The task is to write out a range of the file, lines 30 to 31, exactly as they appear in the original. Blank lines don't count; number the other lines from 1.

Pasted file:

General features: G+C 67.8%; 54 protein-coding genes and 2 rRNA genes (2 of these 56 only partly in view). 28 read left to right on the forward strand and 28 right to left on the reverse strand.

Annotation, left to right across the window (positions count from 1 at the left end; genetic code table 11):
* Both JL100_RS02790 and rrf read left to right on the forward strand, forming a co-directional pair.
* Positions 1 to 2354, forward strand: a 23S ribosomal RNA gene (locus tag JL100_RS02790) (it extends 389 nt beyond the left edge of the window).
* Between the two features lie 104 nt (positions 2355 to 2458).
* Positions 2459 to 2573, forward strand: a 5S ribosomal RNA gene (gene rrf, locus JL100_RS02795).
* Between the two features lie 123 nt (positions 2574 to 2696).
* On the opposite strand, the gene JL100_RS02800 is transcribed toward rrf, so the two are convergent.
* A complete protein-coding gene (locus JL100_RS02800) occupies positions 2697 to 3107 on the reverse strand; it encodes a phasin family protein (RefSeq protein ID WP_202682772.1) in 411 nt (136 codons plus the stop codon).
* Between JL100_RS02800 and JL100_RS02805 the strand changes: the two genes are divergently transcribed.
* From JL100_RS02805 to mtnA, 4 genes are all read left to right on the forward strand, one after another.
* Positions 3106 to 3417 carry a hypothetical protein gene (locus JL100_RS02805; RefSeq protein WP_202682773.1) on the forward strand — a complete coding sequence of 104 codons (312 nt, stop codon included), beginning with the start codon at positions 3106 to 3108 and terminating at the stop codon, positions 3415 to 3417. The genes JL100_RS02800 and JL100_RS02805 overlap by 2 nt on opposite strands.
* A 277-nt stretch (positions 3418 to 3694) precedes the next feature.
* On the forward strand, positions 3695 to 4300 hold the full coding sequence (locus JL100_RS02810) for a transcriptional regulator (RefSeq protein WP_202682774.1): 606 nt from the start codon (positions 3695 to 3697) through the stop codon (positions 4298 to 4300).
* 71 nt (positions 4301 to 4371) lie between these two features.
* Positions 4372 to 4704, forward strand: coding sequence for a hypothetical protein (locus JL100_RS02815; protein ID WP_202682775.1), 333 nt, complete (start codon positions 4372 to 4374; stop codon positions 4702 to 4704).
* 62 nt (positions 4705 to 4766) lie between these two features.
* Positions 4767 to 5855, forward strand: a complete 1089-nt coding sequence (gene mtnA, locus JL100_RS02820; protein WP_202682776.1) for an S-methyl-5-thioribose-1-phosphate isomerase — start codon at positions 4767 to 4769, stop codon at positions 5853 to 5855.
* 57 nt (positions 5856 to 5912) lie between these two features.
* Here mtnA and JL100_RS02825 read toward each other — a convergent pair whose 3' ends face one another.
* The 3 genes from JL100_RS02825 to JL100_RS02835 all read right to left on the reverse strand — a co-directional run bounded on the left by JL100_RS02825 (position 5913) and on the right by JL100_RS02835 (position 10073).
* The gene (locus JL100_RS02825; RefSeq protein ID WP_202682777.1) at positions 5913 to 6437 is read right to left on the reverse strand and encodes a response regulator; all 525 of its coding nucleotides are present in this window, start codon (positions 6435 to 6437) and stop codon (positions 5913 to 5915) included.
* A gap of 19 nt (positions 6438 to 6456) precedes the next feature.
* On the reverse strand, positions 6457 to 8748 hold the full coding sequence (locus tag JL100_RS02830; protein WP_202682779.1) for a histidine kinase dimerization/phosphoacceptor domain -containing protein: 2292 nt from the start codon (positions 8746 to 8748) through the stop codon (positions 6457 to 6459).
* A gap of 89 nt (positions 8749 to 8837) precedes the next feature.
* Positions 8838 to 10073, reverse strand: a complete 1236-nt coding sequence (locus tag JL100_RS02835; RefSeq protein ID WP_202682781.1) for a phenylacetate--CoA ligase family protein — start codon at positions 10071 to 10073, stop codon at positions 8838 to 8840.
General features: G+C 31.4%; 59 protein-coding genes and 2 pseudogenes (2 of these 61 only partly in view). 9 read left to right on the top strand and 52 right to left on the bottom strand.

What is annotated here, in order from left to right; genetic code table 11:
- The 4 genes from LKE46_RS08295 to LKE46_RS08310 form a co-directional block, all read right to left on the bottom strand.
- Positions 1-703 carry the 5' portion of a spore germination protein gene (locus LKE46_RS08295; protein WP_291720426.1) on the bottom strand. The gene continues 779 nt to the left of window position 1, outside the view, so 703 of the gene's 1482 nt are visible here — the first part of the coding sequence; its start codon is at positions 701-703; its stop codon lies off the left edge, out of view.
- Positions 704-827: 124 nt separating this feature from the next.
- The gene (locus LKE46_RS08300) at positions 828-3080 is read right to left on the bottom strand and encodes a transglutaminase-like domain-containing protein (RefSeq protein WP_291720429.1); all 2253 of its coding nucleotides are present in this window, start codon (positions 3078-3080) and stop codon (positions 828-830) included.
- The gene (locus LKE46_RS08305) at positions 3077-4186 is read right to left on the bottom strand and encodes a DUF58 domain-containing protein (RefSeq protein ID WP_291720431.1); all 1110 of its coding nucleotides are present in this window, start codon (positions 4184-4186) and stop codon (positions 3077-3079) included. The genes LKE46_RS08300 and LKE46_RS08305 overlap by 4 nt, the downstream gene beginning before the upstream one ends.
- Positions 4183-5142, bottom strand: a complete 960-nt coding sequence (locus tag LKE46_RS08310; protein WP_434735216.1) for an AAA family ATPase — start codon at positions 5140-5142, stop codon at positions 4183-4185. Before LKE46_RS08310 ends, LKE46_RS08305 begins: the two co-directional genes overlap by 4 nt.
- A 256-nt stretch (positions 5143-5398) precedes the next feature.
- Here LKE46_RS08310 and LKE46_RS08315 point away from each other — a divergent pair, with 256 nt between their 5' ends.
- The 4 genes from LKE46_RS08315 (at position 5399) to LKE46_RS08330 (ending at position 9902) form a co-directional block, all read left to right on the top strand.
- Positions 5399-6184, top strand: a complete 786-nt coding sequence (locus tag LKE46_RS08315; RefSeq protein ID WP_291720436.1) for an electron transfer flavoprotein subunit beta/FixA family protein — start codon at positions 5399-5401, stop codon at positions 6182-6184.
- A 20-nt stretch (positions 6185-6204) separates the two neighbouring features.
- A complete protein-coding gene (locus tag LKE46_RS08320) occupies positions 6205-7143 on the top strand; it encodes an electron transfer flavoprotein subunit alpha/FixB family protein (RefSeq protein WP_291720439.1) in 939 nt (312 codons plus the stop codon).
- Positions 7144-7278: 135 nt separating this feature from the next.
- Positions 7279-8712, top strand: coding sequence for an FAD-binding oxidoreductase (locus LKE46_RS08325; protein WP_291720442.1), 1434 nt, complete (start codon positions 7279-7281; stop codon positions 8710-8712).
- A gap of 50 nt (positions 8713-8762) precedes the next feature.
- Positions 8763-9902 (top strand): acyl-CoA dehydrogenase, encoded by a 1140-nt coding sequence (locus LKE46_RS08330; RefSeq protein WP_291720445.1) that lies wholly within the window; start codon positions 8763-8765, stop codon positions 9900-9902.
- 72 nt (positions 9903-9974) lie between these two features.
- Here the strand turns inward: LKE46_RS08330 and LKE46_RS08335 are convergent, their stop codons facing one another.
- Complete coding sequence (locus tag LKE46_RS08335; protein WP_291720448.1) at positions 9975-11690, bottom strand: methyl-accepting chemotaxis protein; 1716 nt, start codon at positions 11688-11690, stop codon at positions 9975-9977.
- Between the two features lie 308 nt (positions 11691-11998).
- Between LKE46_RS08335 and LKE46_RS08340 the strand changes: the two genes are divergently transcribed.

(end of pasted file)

- Positions 1-703 carry the 5' portion of a spore germination protein gene (locus LKE46_RS08295; protein WP_291720426.1) on the bottom strand. The gene continues 779 nt to the left of window position 1, outside the view, so 703 of the gene's 1482 nt are visible here — the first part of the coding sequence; its start codon is at positions 701-703; its stop codon lies off the left edge, out of view.
- Positions 704-827: 124 nt separating this feature from the next.